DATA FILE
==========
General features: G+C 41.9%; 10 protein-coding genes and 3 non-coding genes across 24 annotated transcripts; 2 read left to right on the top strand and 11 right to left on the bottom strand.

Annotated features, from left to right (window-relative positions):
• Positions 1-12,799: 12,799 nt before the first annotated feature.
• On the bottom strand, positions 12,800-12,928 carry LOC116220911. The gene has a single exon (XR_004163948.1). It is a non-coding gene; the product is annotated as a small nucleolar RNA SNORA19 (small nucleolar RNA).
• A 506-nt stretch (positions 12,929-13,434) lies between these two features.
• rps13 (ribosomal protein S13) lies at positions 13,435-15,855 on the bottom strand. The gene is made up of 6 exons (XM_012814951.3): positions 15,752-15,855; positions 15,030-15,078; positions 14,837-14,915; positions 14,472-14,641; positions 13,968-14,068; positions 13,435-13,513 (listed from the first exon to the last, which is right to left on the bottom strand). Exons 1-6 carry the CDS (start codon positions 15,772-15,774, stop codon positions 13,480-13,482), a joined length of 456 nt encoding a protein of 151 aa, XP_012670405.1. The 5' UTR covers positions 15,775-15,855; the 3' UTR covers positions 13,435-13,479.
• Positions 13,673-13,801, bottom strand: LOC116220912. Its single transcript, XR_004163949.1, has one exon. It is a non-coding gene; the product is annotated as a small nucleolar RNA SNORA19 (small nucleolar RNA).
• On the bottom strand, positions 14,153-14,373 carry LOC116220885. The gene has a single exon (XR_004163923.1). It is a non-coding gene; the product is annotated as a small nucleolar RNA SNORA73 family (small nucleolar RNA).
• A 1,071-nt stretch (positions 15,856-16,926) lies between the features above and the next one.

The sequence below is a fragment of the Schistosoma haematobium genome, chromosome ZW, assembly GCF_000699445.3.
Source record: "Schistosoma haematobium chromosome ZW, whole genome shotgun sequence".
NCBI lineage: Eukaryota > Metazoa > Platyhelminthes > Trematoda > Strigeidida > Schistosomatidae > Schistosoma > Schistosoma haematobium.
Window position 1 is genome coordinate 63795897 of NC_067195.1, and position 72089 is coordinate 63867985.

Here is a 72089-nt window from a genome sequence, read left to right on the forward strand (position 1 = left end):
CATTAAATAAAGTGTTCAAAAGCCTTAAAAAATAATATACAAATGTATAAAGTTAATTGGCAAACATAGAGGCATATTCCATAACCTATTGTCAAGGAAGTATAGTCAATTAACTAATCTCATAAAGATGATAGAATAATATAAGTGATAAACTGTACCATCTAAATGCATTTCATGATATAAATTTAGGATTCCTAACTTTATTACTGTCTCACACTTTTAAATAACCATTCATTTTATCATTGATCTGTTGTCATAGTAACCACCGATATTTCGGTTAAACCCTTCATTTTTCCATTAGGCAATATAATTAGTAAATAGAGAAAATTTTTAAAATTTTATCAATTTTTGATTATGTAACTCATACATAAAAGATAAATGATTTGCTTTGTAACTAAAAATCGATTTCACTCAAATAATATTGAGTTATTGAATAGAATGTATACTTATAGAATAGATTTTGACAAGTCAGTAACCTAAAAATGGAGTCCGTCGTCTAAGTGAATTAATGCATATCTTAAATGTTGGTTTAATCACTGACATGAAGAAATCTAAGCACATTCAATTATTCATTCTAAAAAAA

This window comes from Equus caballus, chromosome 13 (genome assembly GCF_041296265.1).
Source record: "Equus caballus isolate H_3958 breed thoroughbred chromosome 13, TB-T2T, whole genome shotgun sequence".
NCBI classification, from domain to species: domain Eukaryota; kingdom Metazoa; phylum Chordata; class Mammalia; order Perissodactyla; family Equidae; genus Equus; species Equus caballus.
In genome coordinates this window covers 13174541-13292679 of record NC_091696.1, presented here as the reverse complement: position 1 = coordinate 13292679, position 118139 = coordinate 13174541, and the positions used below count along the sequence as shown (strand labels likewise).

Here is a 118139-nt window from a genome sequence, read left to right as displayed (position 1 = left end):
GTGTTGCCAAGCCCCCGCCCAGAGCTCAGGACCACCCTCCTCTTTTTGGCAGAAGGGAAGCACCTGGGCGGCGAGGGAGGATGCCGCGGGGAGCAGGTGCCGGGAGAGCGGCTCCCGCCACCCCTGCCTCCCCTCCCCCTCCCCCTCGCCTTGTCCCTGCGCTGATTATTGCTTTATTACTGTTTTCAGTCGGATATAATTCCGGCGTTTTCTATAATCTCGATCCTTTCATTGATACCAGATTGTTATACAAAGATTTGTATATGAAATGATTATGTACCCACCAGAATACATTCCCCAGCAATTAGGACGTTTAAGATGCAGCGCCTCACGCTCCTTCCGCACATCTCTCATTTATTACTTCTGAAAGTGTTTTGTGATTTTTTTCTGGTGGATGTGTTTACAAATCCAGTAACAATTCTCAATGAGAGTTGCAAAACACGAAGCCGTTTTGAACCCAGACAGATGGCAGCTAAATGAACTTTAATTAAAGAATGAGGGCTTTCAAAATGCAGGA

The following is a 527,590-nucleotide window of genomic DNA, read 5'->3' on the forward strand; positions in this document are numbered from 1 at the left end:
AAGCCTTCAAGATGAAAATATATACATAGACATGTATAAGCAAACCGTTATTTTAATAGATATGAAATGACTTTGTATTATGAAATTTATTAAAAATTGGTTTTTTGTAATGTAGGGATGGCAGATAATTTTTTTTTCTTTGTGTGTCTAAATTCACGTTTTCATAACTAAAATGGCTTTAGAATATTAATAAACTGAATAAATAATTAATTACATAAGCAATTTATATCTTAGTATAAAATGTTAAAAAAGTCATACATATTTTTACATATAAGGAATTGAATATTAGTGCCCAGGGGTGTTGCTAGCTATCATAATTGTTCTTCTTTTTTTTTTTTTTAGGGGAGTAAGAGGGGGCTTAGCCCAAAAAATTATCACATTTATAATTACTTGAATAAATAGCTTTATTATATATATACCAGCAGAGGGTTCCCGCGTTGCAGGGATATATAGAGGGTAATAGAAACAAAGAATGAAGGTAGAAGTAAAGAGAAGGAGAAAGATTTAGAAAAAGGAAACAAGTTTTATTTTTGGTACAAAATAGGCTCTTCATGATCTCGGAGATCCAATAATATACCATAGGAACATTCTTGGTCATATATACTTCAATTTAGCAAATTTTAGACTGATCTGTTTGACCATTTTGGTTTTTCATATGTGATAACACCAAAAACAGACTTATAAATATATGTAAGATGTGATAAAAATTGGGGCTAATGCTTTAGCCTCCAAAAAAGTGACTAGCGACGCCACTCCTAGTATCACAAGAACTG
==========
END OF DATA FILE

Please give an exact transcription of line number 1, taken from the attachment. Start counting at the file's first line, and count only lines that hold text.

General features: G+C 41.9%; 10 protein-coding genes and 3 non-coding genes across 24 annotated transcripts; 2 read left to right on the top strand and 11 right to left on the bottom strand.